SINCE 1937, a clinical syndrome intermediate between stable angina pectoris and classic myocardial infarction has been recognized.1 This syndrome has been called a variety of names. Terms such as "preinfarction angina" or "impending myocardial infarction" unfortunately carry prognostic implications that may lead cardiologists and surgeons to precipitate action that may not be warranted. Other terms that have been used include "intermediate coronary syndrome," "accelerated angina," "crescendo angina," and "unstable angina." "Unstable angina" is the preferred term.2
Unstable angina is not an isolated entity but is part of the clinical spectrum of ischemic heart disease. The vast majority of patients have extensive obstructive coronary artery disease similar to that found in patients with stable angina. Of 100 consecutive patients with unstable angina who were hospitalized in The Johns Hopkins Hospital coronary care unit and underwent arteriography, 94% had greater than 70% narrowing of at least one major coronary artery.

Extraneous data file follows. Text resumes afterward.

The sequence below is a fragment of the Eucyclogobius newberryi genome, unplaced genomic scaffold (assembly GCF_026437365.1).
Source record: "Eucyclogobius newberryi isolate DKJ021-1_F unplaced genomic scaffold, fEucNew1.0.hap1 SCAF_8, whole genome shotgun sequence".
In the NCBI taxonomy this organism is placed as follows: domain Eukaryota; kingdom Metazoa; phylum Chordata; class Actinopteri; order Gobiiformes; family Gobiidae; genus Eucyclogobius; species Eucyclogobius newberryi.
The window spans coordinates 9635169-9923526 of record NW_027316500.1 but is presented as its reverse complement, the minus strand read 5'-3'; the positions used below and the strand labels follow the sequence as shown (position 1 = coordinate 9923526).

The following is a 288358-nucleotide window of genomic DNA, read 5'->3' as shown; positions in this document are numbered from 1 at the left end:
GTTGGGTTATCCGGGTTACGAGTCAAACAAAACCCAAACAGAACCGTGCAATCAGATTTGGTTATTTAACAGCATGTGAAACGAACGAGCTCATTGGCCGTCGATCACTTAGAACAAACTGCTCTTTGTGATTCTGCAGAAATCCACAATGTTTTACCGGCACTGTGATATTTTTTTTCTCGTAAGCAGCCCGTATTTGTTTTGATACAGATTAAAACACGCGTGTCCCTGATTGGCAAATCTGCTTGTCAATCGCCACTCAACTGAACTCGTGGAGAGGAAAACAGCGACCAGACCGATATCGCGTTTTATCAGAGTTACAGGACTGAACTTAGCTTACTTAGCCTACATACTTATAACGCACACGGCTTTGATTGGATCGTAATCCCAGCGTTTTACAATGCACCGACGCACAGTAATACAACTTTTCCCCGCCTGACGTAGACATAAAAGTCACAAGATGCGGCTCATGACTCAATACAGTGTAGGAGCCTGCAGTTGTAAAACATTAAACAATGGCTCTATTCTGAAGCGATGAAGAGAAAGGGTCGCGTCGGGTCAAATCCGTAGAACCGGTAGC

Plotnick GD. Medical Management of the Patient With Unstable Angina. JAMA. 1978;239(9):860–862. doi:10.1001/jama.1978.03280360056023
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